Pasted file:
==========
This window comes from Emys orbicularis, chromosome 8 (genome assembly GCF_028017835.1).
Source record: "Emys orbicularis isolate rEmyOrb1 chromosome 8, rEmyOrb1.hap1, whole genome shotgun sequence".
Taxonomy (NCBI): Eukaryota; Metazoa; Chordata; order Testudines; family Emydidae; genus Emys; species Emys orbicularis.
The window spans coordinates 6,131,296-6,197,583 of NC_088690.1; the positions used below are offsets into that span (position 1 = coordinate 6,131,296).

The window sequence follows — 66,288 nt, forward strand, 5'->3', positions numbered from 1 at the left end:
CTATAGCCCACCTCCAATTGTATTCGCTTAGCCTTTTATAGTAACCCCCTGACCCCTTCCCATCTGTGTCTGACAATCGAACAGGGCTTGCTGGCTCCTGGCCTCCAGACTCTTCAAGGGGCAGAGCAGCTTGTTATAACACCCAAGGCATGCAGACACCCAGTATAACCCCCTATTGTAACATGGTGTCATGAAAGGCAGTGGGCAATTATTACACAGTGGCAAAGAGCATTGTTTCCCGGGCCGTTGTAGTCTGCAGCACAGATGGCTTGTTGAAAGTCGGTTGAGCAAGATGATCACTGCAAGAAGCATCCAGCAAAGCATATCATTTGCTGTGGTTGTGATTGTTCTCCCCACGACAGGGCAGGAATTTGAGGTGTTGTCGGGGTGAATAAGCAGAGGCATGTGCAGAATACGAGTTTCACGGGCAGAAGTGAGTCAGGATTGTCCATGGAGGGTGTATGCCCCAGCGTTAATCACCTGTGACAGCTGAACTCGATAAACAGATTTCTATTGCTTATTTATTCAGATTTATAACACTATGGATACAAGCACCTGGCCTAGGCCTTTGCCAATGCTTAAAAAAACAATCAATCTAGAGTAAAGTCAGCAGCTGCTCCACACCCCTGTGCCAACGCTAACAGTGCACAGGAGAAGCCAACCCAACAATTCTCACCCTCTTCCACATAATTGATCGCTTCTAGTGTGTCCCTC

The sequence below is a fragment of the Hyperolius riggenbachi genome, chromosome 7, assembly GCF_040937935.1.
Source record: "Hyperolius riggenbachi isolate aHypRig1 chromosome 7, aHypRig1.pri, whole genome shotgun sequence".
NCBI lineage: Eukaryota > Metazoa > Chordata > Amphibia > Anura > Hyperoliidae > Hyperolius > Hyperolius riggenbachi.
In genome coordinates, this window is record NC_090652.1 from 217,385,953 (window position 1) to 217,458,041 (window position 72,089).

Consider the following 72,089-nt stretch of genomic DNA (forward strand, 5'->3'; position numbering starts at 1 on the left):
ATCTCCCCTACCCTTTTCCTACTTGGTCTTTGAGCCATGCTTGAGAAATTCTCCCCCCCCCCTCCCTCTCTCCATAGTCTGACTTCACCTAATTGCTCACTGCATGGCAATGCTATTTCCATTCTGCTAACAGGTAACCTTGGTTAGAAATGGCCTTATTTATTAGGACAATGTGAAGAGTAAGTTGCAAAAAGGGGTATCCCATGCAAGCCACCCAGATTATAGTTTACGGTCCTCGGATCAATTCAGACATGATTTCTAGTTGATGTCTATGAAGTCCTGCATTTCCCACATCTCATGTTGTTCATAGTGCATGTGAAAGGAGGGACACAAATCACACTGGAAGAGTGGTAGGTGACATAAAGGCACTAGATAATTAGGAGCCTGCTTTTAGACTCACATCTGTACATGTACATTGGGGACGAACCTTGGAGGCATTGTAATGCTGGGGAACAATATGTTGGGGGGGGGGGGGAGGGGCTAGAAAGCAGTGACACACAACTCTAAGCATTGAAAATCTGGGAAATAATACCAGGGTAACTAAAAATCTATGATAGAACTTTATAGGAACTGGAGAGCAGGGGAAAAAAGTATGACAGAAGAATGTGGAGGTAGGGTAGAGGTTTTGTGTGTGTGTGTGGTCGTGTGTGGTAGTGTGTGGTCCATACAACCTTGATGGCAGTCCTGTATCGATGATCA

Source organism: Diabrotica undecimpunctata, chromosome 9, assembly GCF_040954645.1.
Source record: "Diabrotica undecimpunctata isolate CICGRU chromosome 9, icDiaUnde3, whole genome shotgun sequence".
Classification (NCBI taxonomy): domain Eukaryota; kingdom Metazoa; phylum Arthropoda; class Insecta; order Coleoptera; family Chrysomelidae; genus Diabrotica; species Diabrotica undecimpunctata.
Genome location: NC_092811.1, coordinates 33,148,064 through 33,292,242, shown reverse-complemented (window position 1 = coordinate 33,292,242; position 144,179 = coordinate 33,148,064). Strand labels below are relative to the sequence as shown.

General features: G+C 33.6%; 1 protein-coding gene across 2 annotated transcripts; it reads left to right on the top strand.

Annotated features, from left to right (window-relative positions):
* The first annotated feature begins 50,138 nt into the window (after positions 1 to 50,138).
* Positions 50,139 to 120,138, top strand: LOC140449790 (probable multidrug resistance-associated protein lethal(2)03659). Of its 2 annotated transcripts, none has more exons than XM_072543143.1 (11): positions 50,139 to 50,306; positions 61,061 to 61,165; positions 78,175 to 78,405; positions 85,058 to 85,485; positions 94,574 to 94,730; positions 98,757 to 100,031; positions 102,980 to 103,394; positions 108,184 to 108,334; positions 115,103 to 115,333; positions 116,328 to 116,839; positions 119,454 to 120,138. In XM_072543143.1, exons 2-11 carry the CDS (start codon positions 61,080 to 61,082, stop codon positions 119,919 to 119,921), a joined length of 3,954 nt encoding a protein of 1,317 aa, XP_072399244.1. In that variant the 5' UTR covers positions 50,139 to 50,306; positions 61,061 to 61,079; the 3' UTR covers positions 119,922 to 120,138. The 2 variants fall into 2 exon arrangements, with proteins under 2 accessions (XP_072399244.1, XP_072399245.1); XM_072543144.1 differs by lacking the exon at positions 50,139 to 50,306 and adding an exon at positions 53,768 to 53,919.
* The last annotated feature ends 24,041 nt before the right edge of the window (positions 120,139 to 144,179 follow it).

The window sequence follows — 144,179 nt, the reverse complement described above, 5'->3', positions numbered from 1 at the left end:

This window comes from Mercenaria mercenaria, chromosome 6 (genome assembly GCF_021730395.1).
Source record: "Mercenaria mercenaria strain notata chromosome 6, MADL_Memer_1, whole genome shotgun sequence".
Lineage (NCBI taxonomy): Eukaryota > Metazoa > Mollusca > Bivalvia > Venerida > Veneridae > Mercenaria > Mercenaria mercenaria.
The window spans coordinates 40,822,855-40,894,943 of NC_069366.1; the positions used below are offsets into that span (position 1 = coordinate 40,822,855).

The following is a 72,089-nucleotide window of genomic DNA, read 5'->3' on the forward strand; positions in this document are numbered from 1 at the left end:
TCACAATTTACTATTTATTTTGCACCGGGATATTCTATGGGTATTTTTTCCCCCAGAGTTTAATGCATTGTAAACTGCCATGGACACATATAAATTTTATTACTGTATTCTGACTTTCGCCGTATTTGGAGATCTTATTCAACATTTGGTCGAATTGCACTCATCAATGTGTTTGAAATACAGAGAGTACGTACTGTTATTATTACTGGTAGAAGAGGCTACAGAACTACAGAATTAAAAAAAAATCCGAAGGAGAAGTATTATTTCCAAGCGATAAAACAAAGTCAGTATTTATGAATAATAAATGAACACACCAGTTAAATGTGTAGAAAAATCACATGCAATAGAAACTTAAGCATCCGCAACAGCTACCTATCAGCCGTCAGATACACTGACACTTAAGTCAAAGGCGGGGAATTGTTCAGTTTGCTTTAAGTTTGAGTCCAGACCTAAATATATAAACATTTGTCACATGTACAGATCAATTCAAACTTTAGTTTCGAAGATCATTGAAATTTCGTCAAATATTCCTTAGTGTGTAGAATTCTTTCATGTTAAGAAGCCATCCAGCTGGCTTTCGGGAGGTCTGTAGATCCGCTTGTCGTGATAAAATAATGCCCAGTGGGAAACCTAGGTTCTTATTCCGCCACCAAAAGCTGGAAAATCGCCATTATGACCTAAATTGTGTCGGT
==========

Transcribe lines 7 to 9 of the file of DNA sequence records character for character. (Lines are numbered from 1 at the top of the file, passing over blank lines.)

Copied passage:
The sequence below is a fragment of the Hyperolius riggenbachi genome, chromosome 7, assembly GCF_040937935.1.
Source record: "Hyperolius riggenbachi isolate aHypRig1 chromosome 7, aHypRig1.pri, whole genome shotgun sequence".
NCBI lineage: Eukaryota > Metazoa > Chordata > Amphibia > Anura > Hyperoliidae > Hyperolius > Hyperolius riggenbachi.